Multiple laws in India, including sections of the family courts statute and the Hindu Marriage Act stress on the need for out of court settlement of disputes. The Courts derive the required legislative backing for reference to mediation through these provisions. The relevant provisions of laws are produced below:

 

  1. Section 89 of Code of Civil Procedure (CPC), 1908

 

This Section gives the civil courts unfettered discretion to refer cases to alternate modes of dispute settlement where in the judges’ mind “there exist elements of settlement between parties” and in those cases the courts could make reference to (a) arbitration under the Arbitration and Conciliation Act 1996, (b) Lok Adalat (c) other institution for judicial settlement or (d) mediation to effect a compromise between the parties. Section 89 CPC embodies the concept of court-referred mediation in India.

 

  1. Section 9 of Family Courts Act, 1984

 

This section makes it a ‘duty’ of all Family Courts to endeavor towards ‘settlement’ of disputes. This section gives immense power and responsibility to the Family Courts to facilitate settlement, above all. By using terminology such as “assist and persuade” parties into settlement and by giving power to even adjourn proceedings where there is even a possibility of reaching a settlement in any way, the statute encourages reference to mediation proceedings.

 

  1. Section 23 of Hindu Marriage Act, 1955

 

Section 23 pertains to the grant of divorce decree in matrimonial cases. Per clause (2), before grant of divorce decree, the court is required to “make every effort towards reconciliation” between the spouses. Under clause (3) of the Section, for the purpose of the reconciliation, the court has full discretion to adjourn case and refer it to mediator – either appointed by the parties themselves or appointed by the court.

 

Based on these above-mentioned laws, it is clear that there is nowhere in law a mandatory requirement for reference to mediation and it is a fully discretionary power to the court, though highly encouraged under statute. A court-referred mediation may lead to a compulsory requirement to attend the mediation process, however the statutes itself do not discuss the binding value of result of such mediations.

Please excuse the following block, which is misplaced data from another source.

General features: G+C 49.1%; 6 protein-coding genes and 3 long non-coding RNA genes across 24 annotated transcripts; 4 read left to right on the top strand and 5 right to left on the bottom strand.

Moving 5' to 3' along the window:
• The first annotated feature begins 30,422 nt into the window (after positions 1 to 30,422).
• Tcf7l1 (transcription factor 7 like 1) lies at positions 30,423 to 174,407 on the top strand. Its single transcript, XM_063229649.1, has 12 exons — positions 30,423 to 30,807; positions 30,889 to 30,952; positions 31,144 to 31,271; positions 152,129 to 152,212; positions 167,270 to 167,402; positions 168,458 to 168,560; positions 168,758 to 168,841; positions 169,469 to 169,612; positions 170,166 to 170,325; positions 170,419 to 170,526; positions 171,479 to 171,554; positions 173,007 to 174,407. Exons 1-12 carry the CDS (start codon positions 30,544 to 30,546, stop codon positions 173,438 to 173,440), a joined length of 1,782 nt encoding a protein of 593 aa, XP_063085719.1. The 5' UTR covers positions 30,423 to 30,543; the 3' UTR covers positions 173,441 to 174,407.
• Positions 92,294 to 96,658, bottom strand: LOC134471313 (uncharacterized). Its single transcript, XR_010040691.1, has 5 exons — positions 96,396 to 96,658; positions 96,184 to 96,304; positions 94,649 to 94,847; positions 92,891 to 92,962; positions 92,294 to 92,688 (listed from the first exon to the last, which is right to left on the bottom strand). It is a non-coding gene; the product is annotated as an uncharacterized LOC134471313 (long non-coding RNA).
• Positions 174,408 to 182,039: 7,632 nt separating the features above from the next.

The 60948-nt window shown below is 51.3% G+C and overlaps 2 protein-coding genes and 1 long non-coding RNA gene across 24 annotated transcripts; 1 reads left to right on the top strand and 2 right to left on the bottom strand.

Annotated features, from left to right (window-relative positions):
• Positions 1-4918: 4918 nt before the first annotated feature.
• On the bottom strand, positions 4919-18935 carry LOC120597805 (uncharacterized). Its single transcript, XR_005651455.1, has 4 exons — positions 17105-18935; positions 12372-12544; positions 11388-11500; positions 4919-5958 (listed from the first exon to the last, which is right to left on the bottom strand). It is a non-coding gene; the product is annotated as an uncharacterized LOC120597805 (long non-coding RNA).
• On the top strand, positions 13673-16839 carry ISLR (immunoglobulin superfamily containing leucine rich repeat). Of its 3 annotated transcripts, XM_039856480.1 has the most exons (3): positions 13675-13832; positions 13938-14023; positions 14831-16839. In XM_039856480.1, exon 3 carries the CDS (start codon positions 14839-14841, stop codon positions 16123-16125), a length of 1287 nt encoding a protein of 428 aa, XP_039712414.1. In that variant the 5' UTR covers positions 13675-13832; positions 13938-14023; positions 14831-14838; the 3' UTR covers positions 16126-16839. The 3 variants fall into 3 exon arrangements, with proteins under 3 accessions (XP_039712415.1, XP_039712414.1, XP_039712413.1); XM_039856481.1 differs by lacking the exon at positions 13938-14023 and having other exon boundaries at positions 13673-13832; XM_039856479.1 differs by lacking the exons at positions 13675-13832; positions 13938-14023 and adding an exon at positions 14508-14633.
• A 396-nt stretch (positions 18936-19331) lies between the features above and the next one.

Whether Mediation is binding on the Referred Parties

 

On principle, a mediation proceeding can never be binding unless agreed to by the parties to be. For court-referred mediations, unless a settlement deed or a compromise agreement resulting from a successful mediation is signed by all parties and submitted to the courts, it will not become binding on the parties. This was also held in the case of Afcons Infrastructure v.Cherian Verkay Construction[5].It is the courts recording the settlement/ compromise agreement and passing of decree on the same that makes the result of the mediation binding.

 

Proliferation of Special Mediation Courts: Mahila Adalatsin India

 

Before concluding, this piece will discuss a nuanced form of mediation proceeding birthed in India: The Mahila Adalats. These are women’s courts that are being set-up specifically for resolution of matrimonial disputes in many parts of India.

With an aim to provide “safe and unthreatening environment” for resolution of domestic issues faced by women[6], these courts are trying to overcome the low rate of women’s resort to the state machinery for resolution of disputes. This comprises of a set of quasi-judicial bodies (where run by the State) and non-judicial bodies (where set-up by NGOs/ Women’s cooperatives), which allow women to bring forward their concerns. Two elements: all women mediators and mediators coming from the same class, social or cultural background as that of the aggrieved parties, make these courts structurally unique[7].